Toxic Culture

Uber has been in the news a lot lately and F@st Company even wrote an great article on the fact that their problems are a result of their dysfunctional company culture. A Bain & Company survey of 365 companies around the world said that 81% believe that a company lacking a high-performance culture is doomed to mediocrity. Are you set up for success or mediocrity?

John Lankford, author of “The Answer is Leadership” wrote, “Values and norms are the building blocks of a company’s culture. Some companies constantly reinforce their defining principles by displaying them in strategic areas of the building. Other businesses treat them less formally, but no less seriously. In either case, every business – and, often, every team – has its unique “rules of the game” that ultimately define the overall culture. Whether formally displayed or tacitly acknowledged, though, if management approaches those values and norms as an afterthought, doing little or nothing at all to articulate them – the result will be deleterious. It cannot be overstated that your company’s culture is a reflection of its management team – always.”

So what does that mean for Uber and what can we learn?

Well, according to the F@st Company article, it was a product of many small failures. It was an issue for Susan Fowler, the woman who reported sexual harassment against a “well performing” manager. “HR’s failure to provide a safe environment in which employees can report misconduct left Fowler feeling unsupported. In the end, she felt she was left with no recourse but to ignore the harassment or leave.”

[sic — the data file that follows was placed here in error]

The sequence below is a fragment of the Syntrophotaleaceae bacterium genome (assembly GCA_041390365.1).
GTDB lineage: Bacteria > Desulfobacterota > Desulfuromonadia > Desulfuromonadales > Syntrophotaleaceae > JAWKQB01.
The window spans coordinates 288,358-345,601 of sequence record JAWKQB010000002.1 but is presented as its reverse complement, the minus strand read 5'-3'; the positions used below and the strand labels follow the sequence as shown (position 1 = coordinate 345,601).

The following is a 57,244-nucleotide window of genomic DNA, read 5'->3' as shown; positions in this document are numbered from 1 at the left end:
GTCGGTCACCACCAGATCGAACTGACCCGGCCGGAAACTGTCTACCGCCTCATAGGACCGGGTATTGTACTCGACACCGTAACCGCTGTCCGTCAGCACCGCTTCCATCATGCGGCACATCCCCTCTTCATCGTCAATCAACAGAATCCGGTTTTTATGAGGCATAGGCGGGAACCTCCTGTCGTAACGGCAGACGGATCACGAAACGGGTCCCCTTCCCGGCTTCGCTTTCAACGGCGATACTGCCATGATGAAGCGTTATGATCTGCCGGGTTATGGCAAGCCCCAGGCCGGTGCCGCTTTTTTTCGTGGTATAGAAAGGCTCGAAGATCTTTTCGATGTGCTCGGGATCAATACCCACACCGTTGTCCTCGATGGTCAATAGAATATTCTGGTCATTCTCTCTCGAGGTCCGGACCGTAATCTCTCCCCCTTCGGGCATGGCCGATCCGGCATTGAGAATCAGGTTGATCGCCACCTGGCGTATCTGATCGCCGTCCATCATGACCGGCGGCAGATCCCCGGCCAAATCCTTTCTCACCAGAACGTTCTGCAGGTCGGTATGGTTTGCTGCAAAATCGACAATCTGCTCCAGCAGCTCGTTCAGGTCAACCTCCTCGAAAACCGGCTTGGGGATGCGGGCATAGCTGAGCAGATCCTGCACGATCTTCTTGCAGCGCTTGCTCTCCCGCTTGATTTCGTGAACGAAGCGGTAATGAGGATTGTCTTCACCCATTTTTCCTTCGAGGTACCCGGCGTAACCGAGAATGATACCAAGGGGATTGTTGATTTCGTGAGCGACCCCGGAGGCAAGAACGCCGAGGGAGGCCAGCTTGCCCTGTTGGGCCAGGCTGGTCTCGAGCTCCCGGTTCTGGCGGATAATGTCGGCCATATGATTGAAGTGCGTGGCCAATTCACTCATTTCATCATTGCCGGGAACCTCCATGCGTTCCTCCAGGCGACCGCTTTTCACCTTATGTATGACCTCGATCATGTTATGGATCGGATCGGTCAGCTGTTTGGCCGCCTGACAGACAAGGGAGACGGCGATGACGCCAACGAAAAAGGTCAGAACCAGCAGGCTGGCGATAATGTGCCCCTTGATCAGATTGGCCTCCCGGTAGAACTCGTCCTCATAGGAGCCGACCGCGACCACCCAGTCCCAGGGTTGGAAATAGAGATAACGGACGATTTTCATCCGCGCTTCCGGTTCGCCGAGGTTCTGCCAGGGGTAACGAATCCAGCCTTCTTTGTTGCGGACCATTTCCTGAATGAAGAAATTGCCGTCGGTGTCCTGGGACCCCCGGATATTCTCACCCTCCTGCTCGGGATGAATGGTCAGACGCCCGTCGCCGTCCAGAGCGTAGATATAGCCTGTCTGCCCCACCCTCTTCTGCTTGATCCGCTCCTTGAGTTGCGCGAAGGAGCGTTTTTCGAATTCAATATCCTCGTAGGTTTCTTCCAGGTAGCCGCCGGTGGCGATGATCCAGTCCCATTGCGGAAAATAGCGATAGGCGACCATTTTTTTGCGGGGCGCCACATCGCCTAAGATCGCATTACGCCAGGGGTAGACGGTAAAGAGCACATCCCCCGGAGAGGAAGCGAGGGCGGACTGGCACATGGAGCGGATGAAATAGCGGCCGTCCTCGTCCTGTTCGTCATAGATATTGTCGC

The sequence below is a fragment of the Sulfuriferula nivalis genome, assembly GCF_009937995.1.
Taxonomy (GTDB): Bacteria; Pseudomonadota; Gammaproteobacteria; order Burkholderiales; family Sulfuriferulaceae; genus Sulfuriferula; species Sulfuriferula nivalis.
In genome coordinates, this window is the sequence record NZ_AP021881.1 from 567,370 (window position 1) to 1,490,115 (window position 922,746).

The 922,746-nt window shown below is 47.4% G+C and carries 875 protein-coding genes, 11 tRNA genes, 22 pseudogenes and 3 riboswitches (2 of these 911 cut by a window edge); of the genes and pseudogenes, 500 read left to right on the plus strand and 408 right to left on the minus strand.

In addition, Uber has “company values.” It is reported there are 14 of them, but what do they mean if they aren’t lived by the entire team and backed up by leadership?

So, what can you do at your company to follow in the footsteps of the greats like Disney, Zappos, and others?

1.      Learn from Uber. Don’t just have words that express values, but reward them and initiate them.

2.      Communicate. Again, Uber was doing a lot behind closed doors, be open and transparent in your organization and everyone will see the truth.

3.      Find people like you. Yes, it is important to have diversity on a team, but you want people motivated by the same passion you have and will promote the culture you want to have.

4.      Finally, as Zappos’s Hsieh says, “Chase the vision, not the money.” Be true to yourself and the rest will come.

The culture question is a big one for me while searching for COOs at companies. This is a big important piece and the person you select needs to further your culture goals.